Perspective: Can plaintiffs prevail in stroke cases?

By Charles A. Pilcher MD FACEP
February, 2014

This newsletter has published 4 previous “Perspective” essays on the standard of care for management of acute stroke. One of those standards is the use of tPA (alteplase, or tissue plasminogen activator), the “clot-buster drug,” in those patients presenting within the (now) 4 1/2 hour window from the time they were “last seen normal.” The American College of Emergency Physicians has published a “Guideline” on the subject, recommending that use of the drug be “considered” and every patient “offered” the medication. While less than a ringing endorsement, tPA is the current standard of care. (Other treatment modalities exist, such as mechanical extraction of an obstructing clot, but those will be covered in a future “Perspective.”)

I monitor the literature on this subject assiduously, and have been wondering why I have seen zero news in the past 3-4 years about lawsuits for failure to treat an acute stroke with tPA. Are emergency physicians just better at diagnosing stroke and treating appropriate patients early? Are patients being better informed of the various risks, benefits and contraindications to the drug? Or are plaintiff attorneys now aware of the difficulty in proving causation if the drug is not used?

I believe the answer to be a combination of the above, plus other factors, but clearly lawsuits on the subject are not making news.

The data on the use of tPA in stroke is definitely mixed. The drug has been criticized by several highly regarded specialists in the field. Most of the data in support of the drug’s use have been provided by researchers and institutions whose ties to the manufacturer are clear (or are supposed to be – click to view this table from BMJ.) And the objectivity of Genentech, alteplase’s manufacturer, in the conduct of studies and marketing of the drug has billions of dollars in revenue at stake and has contributed over $10,000,000 to the American Heart Association, developer of the “Brain Attack” guidelines recommending its use. Finally, there has been enough angst among emergency physicians regarding ACEP’s even less-than-ringing endorsement of tPA that the organization is reviewing the matter – only a year after adoption of the policy. And the Society for Academic Emergency Medicine, while rescinding its previous policy against the use of tPA in the ED in 2009, has not yet approved a policy supporting its use.

An attorney client recently brought to my attention a June, 2009, decision from the 5th Circuit Court of Appeals on a case out of Texas that may partially explain the dearth of tPA lawsuits in stroke cases since that date. In that case, against Memorial Hermann Hospital in Houston, a 37 year old man suffered an acute stroke and was seen in the ED in a timely manner but not treated with tPA. The family sued, but the hospital won an MSJ on plaintiff’s failure to provide evidence that the drug would have likely resulted in a superior outcome. At the time, the experts for the plaintiff appear to have relied primarily on the original 1995 study from the National Institute of Neurological Diseases and Stroke (NINDS) for their case.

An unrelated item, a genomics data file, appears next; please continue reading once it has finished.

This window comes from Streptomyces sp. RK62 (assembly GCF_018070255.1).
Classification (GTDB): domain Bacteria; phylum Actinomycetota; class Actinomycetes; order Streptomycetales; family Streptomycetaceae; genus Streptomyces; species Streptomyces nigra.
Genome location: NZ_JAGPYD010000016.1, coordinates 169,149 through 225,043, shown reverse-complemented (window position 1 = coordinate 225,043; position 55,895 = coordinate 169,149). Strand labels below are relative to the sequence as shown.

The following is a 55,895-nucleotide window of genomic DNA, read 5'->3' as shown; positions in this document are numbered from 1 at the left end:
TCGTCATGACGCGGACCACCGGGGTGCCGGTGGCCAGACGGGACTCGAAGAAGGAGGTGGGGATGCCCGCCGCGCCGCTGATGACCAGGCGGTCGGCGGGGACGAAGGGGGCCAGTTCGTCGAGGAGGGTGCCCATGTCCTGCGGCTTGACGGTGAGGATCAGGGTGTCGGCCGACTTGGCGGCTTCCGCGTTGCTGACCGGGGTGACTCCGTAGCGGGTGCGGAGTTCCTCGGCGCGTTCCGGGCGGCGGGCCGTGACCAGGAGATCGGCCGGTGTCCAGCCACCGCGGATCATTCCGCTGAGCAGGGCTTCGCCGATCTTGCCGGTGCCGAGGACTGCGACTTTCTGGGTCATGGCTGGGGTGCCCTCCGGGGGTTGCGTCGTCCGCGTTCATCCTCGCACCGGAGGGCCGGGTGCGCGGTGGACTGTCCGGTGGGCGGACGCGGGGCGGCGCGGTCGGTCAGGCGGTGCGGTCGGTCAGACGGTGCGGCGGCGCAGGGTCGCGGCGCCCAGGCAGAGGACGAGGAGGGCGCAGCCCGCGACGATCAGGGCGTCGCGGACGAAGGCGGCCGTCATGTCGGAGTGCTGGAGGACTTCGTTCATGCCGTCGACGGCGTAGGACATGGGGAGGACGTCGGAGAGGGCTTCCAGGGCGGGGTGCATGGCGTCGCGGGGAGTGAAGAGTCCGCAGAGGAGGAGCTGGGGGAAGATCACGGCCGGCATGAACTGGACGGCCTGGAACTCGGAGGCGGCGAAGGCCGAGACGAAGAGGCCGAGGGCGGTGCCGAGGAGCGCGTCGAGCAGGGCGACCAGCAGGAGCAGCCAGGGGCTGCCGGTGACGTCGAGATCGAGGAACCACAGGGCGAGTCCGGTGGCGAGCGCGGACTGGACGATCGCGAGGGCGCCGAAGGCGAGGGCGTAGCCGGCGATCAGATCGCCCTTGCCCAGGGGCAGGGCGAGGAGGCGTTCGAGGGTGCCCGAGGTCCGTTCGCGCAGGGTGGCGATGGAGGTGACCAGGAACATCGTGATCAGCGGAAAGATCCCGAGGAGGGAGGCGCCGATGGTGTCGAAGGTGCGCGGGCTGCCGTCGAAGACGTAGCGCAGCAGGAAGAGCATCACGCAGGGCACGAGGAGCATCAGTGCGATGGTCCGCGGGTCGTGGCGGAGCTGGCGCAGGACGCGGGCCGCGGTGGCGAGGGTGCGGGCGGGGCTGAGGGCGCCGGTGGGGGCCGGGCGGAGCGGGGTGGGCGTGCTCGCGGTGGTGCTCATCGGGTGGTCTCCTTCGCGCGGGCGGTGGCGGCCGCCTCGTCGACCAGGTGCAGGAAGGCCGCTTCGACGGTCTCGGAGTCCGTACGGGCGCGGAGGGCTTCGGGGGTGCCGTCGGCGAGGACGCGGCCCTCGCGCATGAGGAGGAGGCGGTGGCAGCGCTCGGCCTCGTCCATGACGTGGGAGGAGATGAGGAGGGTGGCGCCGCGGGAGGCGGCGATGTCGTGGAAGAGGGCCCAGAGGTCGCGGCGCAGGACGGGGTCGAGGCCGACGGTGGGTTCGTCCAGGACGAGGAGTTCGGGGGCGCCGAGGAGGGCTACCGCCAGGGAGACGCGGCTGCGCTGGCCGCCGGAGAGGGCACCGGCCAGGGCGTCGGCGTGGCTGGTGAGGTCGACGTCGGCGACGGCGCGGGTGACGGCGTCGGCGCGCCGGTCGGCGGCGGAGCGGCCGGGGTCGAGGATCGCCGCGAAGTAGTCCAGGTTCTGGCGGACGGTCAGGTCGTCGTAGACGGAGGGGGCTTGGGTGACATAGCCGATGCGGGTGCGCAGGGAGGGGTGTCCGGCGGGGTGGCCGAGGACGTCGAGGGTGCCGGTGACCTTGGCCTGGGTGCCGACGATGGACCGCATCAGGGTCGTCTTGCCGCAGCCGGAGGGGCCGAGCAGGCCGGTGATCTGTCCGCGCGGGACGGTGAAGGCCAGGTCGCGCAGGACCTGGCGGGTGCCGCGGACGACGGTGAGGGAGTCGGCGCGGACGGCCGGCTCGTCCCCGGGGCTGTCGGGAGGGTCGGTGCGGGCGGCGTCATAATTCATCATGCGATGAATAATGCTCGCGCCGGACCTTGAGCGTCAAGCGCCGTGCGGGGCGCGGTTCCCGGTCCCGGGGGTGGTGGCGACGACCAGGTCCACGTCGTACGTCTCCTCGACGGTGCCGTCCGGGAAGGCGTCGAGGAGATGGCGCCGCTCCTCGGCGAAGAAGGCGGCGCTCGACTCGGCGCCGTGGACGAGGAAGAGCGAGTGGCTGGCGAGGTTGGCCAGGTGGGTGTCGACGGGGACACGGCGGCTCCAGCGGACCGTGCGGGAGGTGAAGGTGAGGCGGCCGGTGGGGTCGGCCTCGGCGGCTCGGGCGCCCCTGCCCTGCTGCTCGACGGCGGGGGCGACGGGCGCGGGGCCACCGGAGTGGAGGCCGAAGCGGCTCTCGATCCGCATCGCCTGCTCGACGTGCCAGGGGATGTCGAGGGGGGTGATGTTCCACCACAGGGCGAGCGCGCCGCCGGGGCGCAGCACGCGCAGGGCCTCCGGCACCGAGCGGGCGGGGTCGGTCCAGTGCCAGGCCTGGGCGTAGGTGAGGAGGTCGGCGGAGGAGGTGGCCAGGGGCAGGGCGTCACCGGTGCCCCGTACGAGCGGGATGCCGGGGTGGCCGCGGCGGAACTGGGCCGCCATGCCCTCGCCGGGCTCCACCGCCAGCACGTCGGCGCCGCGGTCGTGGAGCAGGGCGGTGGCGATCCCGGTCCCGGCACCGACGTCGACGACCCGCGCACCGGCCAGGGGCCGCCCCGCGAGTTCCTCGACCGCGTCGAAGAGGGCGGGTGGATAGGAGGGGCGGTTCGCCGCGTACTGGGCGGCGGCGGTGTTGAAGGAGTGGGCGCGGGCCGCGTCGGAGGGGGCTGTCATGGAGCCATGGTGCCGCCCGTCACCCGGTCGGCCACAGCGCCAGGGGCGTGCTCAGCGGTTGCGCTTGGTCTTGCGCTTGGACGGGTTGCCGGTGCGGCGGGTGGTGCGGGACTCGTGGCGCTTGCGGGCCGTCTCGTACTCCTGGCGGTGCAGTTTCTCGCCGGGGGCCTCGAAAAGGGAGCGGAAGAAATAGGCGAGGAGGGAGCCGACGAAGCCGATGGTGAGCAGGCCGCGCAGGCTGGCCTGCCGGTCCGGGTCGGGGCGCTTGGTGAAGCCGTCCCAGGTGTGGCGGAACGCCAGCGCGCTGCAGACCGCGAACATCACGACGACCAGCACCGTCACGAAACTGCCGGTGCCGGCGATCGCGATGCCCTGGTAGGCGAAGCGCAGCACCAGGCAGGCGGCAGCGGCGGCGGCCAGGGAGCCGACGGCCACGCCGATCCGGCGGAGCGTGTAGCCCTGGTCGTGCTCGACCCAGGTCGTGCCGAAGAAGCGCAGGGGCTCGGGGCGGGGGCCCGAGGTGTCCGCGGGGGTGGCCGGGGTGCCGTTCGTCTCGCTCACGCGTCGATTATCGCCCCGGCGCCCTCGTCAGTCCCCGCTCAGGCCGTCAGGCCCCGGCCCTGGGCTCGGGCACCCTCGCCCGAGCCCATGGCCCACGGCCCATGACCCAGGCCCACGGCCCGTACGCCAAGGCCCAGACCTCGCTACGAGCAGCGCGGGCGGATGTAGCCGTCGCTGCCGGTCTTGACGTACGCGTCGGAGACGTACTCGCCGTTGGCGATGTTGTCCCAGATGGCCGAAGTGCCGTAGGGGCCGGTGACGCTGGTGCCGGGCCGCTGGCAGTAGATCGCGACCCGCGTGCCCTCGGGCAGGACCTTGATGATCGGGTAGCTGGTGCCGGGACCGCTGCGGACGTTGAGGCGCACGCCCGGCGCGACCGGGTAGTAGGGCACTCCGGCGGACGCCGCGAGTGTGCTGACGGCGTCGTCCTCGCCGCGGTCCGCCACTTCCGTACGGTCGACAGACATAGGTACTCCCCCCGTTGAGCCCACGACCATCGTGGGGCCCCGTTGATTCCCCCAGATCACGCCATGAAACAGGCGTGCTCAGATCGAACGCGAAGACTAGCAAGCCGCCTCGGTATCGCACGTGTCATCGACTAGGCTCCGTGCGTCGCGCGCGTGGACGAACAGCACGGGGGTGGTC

The 5th Circuit found the following:

[The] plaintiffs in a medical malpractice or health care liability suit must show a “reasonable medical probability” that “their injuries were caused by the negligence of one or more defendants.” This “mean[s] simply that it is ‘more likely than not’ that the ultimate harm or condition resulted from such negligence.” The Supreme Court of Texas, like many courts, has equated the “more-likely-than-not” causation requirement to a more than 50% probability that a defendant’s wrongful conduct caused the harm or injury.

The court, using the same data from the NINDS study as the trial court used, noted that 58% of the patients treated with placebo had an unfavorable outcome, and 41% of the patients treated with t-PA had an unfavorable outcome. Thus, an unfavorable outcome can be expected in only 17% fewer patients treated with tPA than those not treated. [Editor’s Note: I tip my hat to the jurists who recognized the difference between absolute and relative risk reduction.] Clearly, this difference does not meet the requirement of a “50% probability that [the] defendant’s wrongful conduct caused the harm or injury.”

While the standard of care remains that tPA should be “considered” and “offered” to patients with an acute stroke, the data provides little if any support for those plaintiffs attempting to prove causation.

More recent studies have not resolved the dispute. In fact, the website thennt.com summarizes the 12 major studies of the drug and reaches the following conclusions:

No benefit:

  • MAST-I
  • ECASS-1
  • NINDS-1
  • DIAS-2
  • ECASS-2
  • IST-3

Stopped early: 

  • MAST-E (Deaths 9%)
  • ASK (Deaths 16%)
  • Atlantis-A (Deaths 16%)
  • Atlantis-B (Deaths 4%)

Some benefit:

  • NINDS-2 (12% disability benefit, no mortality benefit)
  • ECASS-3 (8% disability benefit, no mortality benefit)

[Editor’s Note: Here’s the slide of the above that was shown at ACEP’s Scientific Assembly in Seattle in October, 2013.]

There may still be hope for plaintiff attorneys – and reason for caution by the defense – in those states where “loss of chance” or “loss of opportunity” may be included in a medical malpractice suit. In those states causation does not apparently require the 50% plus caveat, so a plaintiff might have a better chance to prevail. But even so, defendants will have little difficulty finding high-powered academic experts with impeccable credentials [and often an astounding hourly fee] who can effectively argue that tPA should never be used.

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